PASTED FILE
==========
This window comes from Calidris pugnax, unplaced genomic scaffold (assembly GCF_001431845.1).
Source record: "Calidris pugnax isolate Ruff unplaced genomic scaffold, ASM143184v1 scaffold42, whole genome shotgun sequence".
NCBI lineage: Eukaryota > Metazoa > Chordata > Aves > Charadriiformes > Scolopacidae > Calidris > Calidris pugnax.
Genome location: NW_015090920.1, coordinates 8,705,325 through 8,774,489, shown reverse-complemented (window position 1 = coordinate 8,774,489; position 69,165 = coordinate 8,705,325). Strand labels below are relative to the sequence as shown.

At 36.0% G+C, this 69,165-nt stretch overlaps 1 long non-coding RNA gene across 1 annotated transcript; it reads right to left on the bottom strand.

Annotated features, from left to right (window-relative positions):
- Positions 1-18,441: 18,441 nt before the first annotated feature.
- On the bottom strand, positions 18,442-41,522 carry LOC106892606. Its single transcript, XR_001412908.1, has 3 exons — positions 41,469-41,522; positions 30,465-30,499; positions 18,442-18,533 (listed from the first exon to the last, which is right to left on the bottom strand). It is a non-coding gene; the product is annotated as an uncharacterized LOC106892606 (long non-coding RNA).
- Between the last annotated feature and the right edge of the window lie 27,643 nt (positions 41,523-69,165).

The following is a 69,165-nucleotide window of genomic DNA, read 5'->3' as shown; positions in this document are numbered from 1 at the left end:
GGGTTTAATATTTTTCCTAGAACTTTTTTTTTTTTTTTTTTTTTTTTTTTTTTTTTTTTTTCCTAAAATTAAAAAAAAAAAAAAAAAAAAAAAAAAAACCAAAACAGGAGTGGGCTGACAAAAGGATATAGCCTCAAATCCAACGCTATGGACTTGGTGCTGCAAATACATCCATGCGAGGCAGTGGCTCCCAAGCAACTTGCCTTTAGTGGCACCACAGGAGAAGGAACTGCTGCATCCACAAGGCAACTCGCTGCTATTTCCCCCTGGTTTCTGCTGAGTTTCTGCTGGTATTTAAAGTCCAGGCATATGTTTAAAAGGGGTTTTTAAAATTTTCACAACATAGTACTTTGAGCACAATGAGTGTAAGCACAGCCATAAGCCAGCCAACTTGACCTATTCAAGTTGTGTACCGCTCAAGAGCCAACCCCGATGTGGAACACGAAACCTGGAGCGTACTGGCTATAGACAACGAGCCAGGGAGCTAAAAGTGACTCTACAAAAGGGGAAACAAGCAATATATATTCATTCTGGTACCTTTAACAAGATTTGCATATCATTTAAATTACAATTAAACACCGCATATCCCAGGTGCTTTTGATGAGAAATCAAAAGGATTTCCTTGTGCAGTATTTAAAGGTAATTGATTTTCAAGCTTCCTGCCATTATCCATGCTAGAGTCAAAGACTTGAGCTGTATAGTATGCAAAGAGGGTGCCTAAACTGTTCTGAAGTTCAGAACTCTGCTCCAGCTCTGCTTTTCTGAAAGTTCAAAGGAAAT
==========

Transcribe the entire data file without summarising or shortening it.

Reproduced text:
This window comes from Calidris pugnax, unplaced genomic scaffold (assembly GCF_001431845.1).
Source record: "Calidris pugnax isolate Ruff unplaced genomic scaffold, ASM143184v1 scaffold42, whole genome shotgun sequence".
NCBI lineage: Eukaryota > Metazoa > Chordata > Aves > Charadriiformes > Scolopacidae > Calidris > Calidris pugnax.
Genome location: NW_015090920.1, coordinates 8,705,325 through 8,774,489, shown reverse-complemented (window position 1 = coordinate 8,774,489; position 69,165 = coordinate 8,705,325). Strand labels below are relative to the sequence as shown.

At 36.0% G+C, this 69,165-nt stretch overlaps 1 long non-coding RNA gene across 1 annotated transcript; it reads right to left on the bottom strand.

Annotated features, from left to right (window-relative positions):
- Positions 1-18,441: 18,441 nt before the first annotated feature.
- On the bottom strand, positions 18,442-41,522 carry LOC106892606. Its single transcript, XR_001412908.1, has 3 exons — positions 41,469-41,522; positions 30,465-30,499; positions 18,442-18,533 (listed from the first exon to the last, which is right to left on the bottom strand). It is a non-coding gene; the product is annotated as an uncharacterized LOC106892606 (long non-coding RNA).
- Between the last annotated feature and the right edge of the window lie 27,643 nt (positions 41,523-69,165).

The following is a 69,165-nucleotide window of genomic DNA, read 5'->3' as shown; positions in this document are numbered from 1 at the left end:
GGGTTTAATATTTTTCCTAGAACTTTTTTTTTTTTTTTTTTTTTTTTTTTTTTTTTTTTTTCCTAAAATTAAAAAAAAAAAAAAAAAAAAAAAAAAAACCAAAACAGGAGTGGGCTGACAAAAGGATATAGCCTCAAATCCAACGCTATGGACTTGGTGCTGCAAATACATCCATGCGAGGCAGTGGCTCCCAAGCAACTTGCCTTTAGTGGCACCACAGGAGAAGGAACTGCTGCATCCACAAGGCAACTCGCTGCTATTTCCCCCTGGTTTCTGCTGAGTTTCTGCTGGTATTTAAAGTCCAGGCATATGTTTAAAAGGGGTTTTTAAAATTTTCACAACATAGTACTTTGAGCACAATGAGTGTAAGCACAGCCATAAGCCAGCCAACTTGACCTATTCAAGTTGTGTACCGCTCAAGAGCCAACCCCGATGTGGAACACGAAACCTGGAGCGTACTGGCTATAGACAACGAGCCAGGGAGCTAAAAGTGACTCTACAAAAGGGGAAACAAGCAATATATATTCATTCTGGTACCTTTAACAAGATTTGCATATCATTTAAATTACAATTAAACACCGCATATCCCAGGTGCTTTTGATGAGAAATCAAAAGGATTTCCTTGTGCAGTATTTAAAGGTAATTGATTTTCAAGCTTCCTGCCATTATCCATGCTAGAGTCAAAGACTTGAGCTGTATAGTATGCAAAGAGGGTGCCTAAACTGTTCTGAAGTTCAGAACTCTGCTCCAGCTCTGCTTTTCTGAAAGTTCAAAGGAAAT